Shares of Aquila Resources (TSX: AQA; US-OTC: AQARF) rose 15% after the Toronto-based firm published an updated preliminary economic assessment (PEA) for its gold- and zinc-rich Back Forty project in Michigan’s Upper Peninsula.
The study, prepared by consulting engineering firm Tetra Tech, includes a revised resource estimate and a new mine plan after numerous trade-off studies earlier this year looked at different mine configurations and throughput rates.
Back Forty is a volcanogenic massive sulphide deposit that would be mined as a 5,350-tonne-per-day operation, where miners would recover 16.1 million tonnes of material over a 16-year mine life. That total includes 12.5 million tonnes from open pits and 3.6 million tonnes from underground mining that would start in year eight.
The cost to build the mine is estimated at US$261 million. The start-up cost consists of US$177 million of direct pre-production costs, a US$44-million contingency and US$40 million of indirect and owner’s costs.
For comparison, a 2012 PEA pegged costs at US$272.3 million to build a 3,000-tonne-per-day operation with a seven-year life.
Under the new mine plan, Back Forty should generate total payable production of 532,000 oz. gold, 704 million lb. zinc, 63 million lb. copper, 4.6 million oz. silver and 11 million lb. lead.
The PEA forecasts that 80% of the mine’s earnings stream will come from an even mix of gold and zinc, with the rest coming from copper, silver and lead.
The economics of the Back Forty project also appear better than they did two years ago, giving investors something to cheer about.
Under the base-case scenario, Back Forty has a US$184.7-million after-tax net present value (NPV) at a 6% discount rate and a 28.9% after-tax internal rate of return (IRR). The previous PEA, which didn’t release after-tax numbers, had an 18.2% pre-tax IRR.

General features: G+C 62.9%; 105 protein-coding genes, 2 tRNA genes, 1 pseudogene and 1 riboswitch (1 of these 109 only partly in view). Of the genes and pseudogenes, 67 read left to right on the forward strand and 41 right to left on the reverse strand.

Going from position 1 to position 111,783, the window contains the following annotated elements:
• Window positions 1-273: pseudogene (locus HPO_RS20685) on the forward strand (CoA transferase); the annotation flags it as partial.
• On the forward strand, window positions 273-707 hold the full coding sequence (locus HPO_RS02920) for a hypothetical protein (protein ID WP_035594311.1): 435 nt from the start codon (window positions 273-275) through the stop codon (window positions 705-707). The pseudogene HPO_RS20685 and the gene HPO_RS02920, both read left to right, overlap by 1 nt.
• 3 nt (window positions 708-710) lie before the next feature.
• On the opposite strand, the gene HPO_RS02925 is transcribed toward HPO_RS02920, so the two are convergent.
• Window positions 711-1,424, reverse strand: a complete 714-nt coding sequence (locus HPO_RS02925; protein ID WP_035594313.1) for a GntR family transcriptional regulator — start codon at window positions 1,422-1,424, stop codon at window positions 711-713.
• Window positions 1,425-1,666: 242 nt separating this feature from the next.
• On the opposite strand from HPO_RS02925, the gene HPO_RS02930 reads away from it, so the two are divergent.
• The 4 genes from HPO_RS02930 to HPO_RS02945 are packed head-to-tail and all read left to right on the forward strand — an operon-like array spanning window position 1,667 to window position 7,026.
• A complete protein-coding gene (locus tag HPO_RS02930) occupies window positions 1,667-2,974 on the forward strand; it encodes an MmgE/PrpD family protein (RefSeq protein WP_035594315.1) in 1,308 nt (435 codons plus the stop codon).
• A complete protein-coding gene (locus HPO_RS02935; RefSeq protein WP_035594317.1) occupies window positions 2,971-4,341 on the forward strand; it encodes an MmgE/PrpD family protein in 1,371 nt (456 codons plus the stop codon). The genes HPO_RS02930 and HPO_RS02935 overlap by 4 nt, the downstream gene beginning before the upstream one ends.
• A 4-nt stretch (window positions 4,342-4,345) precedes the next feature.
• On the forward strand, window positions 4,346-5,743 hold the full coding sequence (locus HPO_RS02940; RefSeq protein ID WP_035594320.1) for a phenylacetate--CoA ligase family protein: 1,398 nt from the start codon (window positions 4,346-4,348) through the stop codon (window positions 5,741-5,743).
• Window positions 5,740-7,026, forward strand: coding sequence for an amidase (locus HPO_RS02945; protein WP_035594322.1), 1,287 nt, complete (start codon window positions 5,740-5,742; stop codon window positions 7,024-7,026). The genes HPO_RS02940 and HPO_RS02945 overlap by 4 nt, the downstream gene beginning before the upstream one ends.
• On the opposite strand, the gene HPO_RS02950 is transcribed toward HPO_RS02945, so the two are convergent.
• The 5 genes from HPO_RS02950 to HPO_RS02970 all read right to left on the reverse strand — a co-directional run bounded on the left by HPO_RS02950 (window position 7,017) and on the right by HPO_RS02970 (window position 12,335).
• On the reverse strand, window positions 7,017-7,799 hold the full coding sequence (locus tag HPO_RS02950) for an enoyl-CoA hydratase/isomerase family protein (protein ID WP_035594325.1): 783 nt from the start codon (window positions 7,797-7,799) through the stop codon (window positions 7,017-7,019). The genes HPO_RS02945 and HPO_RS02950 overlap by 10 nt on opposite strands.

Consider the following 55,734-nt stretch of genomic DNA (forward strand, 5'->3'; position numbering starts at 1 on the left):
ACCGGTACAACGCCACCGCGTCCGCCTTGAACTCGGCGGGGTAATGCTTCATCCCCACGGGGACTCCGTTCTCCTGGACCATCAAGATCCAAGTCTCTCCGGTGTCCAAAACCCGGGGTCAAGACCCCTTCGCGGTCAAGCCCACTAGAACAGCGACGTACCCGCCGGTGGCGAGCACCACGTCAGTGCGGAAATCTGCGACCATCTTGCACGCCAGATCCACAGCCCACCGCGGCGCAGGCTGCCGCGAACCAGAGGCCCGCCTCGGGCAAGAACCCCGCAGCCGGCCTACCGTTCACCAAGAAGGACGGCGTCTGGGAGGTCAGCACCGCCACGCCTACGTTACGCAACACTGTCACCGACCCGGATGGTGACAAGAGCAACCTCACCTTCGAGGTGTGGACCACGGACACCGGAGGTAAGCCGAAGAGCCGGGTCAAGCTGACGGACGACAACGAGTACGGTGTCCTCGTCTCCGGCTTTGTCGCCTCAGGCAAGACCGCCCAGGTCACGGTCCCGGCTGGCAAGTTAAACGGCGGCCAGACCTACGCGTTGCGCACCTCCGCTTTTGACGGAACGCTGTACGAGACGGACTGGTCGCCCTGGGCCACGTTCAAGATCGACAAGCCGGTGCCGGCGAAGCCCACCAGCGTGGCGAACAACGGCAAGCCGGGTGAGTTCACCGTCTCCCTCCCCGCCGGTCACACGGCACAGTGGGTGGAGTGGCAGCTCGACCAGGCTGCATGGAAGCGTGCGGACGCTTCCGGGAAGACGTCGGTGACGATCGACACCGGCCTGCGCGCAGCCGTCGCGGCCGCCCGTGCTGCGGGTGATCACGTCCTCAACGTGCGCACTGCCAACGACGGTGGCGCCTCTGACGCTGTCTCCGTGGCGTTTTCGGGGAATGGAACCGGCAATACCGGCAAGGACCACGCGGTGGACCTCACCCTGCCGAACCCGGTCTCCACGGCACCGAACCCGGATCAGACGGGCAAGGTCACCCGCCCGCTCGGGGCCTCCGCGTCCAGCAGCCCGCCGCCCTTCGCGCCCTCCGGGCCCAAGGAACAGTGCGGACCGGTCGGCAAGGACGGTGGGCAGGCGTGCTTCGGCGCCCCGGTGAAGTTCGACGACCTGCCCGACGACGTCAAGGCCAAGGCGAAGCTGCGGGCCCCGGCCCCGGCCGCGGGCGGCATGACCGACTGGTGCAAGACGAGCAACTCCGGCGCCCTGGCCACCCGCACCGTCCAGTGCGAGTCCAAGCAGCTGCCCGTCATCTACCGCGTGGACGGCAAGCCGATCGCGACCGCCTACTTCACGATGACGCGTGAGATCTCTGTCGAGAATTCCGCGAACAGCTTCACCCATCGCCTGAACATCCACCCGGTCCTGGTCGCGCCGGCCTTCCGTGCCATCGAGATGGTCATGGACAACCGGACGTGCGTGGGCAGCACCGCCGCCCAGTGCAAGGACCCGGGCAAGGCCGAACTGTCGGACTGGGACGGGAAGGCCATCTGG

Payback is estimated to be within two years.
The PEA used base-case metal prices of US$1,293 oz. gold, US$20.46 oz. silver, US96¢ per lb. zinc, US$3.18 per lb. copper and US96¢ per lb. zinc.
If those metal prices drop by 15%, the after-tax NPV and IRR would fall to US$74.6 million and 17.5%. If the prices increase, the economics will also improve.
Some factors that contributed to the improved economics include the updated resource, the increased pit size to capture extra resources and the higher throughput rates, Tom Quigley, the company’s vice-president of exploration, said in an email.
“The current mine plan envisions targeting the deposit’s near-surface, high-grade mineralization on the onset of production, as opposed to the 2012 PEA, which envision ‘bench-by-bench’ mining within the ultimate pit,” he added.
Average on-site operating costs are US$29.25 per tonne for open-pit mining and US$66.20 per tonne for the underground mine.
With the PEA checked off its list, Aquila intends to restart project development at Back Forty.
“The PEA provides a path forward for the next set of project milestones, including the ramp-up of permitting activities and the commencement of a feasibility study, and an exploration program initially focused on near-mine satellite targets,” chairman Mark Burridge said in a release.
“Engineering and environmental studies supporting a permit application are in an advanced stage, so the project is positioned to move ahead rapidly,” Quigley added.
Back Forty holds a global measured and indicated resource of 15.1 million tonnes grading 2.03 grams gold per tonne and 3.06% zinc for 985,000 oz. gold and 1 billion lb. zinc. It also has 2.3 million tonnes in inferred grading 2.07 grams gold and 2.2% zinc.
Aquila, previously a joint-owner at Back Forty, gained 100% of the project after buying Hudbay Minerals’ (TSX: HBM; NYSE: HBM) 51% interest in a deal that closed this January.
After the 2012 PEA, Hudbay suspended work on the Back Forty project, citing its capital commitments to other development assets.
On the PEA news, Aquila ended July 23 up 1.5¢ at 11.5¢.
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